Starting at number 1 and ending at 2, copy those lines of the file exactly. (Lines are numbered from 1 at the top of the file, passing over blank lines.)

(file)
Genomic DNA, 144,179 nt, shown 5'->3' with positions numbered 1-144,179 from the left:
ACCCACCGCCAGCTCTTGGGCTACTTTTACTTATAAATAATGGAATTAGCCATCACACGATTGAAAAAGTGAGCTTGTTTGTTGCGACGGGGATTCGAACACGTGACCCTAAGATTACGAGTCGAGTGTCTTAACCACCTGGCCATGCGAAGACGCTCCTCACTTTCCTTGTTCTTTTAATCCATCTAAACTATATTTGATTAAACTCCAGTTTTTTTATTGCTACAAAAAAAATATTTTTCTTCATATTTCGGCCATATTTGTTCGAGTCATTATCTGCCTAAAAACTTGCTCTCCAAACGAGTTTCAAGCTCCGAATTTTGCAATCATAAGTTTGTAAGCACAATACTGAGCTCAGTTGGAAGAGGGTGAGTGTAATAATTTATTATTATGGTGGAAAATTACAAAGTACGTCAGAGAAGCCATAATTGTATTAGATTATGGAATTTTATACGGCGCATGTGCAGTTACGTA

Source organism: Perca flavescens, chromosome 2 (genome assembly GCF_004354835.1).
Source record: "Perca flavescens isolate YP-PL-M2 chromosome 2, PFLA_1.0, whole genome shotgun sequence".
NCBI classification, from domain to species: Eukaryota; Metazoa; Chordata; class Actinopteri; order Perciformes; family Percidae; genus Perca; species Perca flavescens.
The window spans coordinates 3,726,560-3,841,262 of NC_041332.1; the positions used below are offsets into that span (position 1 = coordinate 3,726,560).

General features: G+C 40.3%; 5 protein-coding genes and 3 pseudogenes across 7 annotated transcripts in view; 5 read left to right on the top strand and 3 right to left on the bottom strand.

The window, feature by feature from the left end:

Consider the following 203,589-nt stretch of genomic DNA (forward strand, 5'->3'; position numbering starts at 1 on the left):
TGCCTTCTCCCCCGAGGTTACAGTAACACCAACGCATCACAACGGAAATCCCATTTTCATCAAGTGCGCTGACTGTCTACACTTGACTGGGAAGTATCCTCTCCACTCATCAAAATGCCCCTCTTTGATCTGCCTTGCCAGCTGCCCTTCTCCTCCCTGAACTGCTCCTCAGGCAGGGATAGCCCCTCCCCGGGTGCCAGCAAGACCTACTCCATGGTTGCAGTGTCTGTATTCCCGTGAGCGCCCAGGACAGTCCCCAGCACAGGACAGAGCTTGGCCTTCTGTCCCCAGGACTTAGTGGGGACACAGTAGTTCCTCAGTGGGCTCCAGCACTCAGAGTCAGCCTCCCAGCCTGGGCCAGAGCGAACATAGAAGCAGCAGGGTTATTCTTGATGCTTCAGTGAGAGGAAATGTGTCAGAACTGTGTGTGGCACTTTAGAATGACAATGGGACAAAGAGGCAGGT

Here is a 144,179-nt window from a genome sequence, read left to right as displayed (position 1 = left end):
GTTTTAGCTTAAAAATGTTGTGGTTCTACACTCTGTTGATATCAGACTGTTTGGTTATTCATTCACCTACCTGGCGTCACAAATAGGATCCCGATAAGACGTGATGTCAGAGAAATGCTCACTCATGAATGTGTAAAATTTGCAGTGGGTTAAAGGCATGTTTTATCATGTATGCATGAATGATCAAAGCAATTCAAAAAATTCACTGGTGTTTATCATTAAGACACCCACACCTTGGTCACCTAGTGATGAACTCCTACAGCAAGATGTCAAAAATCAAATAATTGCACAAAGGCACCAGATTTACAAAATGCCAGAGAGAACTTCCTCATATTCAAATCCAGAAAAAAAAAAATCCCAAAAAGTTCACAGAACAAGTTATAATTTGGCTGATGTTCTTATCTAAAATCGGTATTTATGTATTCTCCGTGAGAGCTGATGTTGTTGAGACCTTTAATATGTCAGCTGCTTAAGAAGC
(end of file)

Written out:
Genomic DNA, 144,179 nt, shown 5'->3' with positions numbered 1-144,179 from the left:
ACCCACCGCCAGCTCTTGGGCTACTTTTACTTATAAATAATGGAATTAGCCATCACACGATTGAAAAAGTGAGCTTGTTTGTTGCGACGGGGATTCGAACACGTGACCCTAAGATTACGAGTCGAGTGTCTTAACCACCTGGCCATGCGAAGACGCTCCTCACTTTCCTTGTTCTTTTAATCCATCTAAACTATATTTGATTAAACTCCAGTTTTTTTATTGCTACAAAAAAAATATTTTTCTTCATATTTCGGCCATATTTGTTCGAGTCATTATCTGCCTAAAAACTTGCTCTCCAAACGAGTTTCAAGCTCCGAATTTTGCAATCATAAGTTTGTAAGCACAATACTGAGCTCAGTTGGAAGAGGGTGAGTGTAATAATTTATTATTATGGTGGAAAATTACAAAGTACGTCAGAGAAGCCATAATTGTATTAGATTATGGAATTTTATACGGCGCATGTGCAGTTACGTA